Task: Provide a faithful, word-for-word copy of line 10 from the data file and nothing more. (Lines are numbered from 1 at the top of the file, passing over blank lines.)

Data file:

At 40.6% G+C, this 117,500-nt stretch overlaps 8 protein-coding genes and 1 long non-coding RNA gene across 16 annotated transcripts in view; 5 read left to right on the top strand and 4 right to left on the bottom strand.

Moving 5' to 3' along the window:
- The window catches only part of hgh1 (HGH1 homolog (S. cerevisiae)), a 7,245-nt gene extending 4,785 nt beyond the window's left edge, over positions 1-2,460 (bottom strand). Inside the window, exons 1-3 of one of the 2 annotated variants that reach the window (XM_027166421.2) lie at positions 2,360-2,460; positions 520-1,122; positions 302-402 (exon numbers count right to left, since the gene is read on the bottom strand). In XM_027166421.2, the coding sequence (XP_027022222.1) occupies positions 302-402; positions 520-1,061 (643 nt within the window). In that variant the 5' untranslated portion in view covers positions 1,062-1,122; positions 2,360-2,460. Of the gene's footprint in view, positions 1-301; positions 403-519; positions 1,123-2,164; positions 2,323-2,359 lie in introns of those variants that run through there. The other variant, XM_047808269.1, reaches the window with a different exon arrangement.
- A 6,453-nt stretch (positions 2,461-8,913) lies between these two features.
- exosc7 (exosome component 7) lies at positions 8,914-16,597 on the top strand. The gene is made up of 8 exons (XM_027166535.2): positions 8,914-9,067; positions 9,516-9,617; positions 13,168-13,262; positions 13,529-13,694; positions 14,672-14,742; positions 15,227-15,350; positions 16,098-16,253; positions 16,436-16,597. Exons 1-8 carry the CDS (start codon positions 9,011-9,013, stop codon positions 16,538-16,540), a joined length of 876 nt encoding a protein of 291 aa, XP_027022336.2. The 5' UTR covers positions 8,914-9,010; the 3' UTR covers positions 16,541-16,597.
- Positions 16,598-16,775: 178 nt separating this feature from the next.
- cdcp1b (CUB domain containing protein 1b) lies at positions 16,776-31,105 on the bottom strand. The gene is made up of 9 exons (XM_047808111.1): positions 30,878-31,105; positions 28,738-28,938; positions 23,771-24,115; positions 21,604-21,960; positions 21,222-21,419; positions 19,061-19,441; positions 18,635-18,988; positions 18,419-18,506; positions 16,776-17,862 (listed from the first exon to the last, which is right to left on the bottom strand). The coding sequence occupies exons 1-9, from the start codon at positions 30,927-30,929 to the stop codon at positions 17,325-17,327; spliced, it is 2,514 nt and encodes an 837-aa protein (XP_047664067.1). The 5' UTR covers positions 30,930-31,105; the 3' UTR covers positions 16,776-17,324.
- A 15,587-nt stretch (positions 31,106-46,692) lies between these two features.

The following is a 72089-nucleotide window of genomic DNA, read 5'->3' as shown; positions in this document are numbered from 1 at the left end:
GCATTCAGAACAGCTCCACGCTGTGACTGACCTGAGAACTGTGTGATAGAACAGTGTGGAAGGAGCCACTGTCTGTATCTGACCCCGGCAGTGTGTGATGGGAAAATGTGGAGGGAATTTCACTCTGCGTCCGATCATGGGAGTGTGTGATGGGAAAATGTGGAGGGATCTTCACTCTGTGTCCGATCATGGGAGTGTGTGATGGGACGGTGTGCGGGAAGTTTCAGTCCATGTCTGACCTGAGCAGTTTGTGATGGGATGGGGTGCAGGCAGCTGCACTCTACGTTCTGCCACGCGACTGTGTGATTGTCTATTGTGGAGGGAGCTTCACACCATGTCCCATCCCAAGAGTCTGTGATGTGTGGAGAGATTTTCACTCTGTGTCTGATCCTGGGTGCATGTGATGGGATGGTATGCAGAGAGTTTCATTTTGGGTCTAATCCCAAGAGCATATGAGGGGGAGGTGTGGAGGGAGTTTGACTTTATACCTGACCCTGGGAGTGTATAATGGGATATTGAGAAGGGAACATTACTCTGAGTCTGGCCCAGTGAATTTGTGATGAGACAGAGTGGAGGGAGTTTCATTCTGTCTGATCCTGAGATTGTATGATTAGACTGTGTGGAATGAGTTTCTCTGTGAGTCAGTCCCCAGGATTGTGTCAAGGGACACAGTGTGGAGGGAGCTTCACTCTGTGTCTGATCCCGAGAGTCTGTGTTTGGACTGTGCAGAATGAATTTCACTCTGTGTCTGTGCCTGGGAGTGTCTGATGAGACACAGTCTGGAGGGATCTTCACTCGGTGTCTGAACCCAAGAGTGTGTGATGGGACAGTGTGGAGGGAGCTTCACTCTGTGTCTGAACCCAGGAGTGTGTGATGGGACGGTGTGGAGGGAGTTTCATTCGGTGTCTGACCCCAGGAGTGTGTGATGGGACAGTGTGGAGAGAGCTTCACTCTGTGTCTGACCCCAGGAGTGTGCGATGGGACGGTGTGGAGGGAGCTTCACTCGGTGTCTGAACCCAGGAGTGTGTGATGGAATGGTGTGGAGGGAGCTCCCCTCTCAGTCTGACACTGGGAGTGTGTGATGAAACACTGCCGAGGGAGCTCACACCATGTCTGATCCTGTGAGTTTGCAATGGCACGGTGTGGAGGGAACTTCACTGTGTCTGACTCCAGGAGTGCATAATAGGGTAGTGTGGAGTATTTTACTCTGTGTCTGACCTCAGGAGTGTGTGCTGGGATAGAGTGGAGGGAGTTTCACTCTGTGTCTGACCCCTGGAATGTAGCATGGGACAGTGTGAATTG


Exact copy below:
GCATTCAGAACAGCTCCACGCTGTGACTGACCTGAGAACTGTGTGATAGAACAGTGTGGAAGGAGCCACTGTCTGTATCTGACCCCGGCAGTGTGTGATGGGAAAATGTGGAGGGAATTTCACTCTGCGTCCGATCATGGGAGTGTGTGATGGGAAAATGTGGAGGGATCTTCACTCTGTGTCCGATCATGGGAGTGTGTGATGGGACGGTGTGCGGGAAGTTTCAGTCCATGTCTGACCTGAGCAGTTTGTGATGGGATGGGGTGCAGGCAGCTGCACTCTACGTTCTGCCACGCGACTGTGTGATTGTCTATTGTGGAGGGAGCTTCACACCATGTCCCATCCCAAGAGTCTGTGATGTGTGGAGAGATTTTCACTCTGTGTCTGATCCTGGGTGCATGTGATGGGATGGTATGCAGAGAGTTTCATTTTGGGTCTAATCCCAAGAGCATATGAGGGGGAGGTGTGGAGGGAGTTTGACTTTATACCTGACCCTGGGAGTGTATAATGGGATATTGAGAAGGGAACATTACTCTGAGTCTGGCCCAGTGAATTTGTGATGAGACAGAGTGGAGGGAGTTTCATTCTGTCTGATCCTGAGATTGTATGATTAGACTGTGTGGAATGAGTTTCTCTGTGAGTCAGTCCCCAGGATTGTGTCAAGGGACACAGTGTGGAGGGAGCTTCACTCTGTGTCTGATCCCGAGAGTCTGTGTTTGGACTGTGCAGAATGAATTTCACTCTGTGTCTGTGCCTGGGAGTGTCTGATGAGACACAGTCTGGAGGGATCTTCACTCGGTGTCTGAACCCAAGAGTGTGTGATGGGACAGTGTGGAGGGAGCTTCACTCTGTGTCTGAACCCAGGAGTGTGTGATGGGACGGTGTGGAGGGAGTTTCATTCGGTGTCTGACCCCAGGAGTGTGTGATGGGACAGTGTGGAGAGAGCTTCACTCTGTGTCTGACCCCAGGAGTGTGCGATGGGACGGTGTGGAGGGAGCTTCACTCGGTGTCTGAACCCAGGAGTGTGTGATGGAATGGTGTGGAGGGAGCTCCCCTCTCAGTCTGACACTGGGAGTGTGTGATGAAACACTGCCGAGGGAGCTCACACCATGTCTGATCCTGTGAGTTTGCAATGGCACGGTGTGGAGGGAACTTCACTGTGTCTGACTCCAGGAGTGCATAATAGGGTAGTGTGGAGTATTTTACTCTGTGTCTGACCTCAGGAGTGTGTGCTGGGATAGAGTGGAGGGAGTTTCACTCTGTGTCTGACCCCTGGAATGTAGCATGGGACAGTGTGAATTG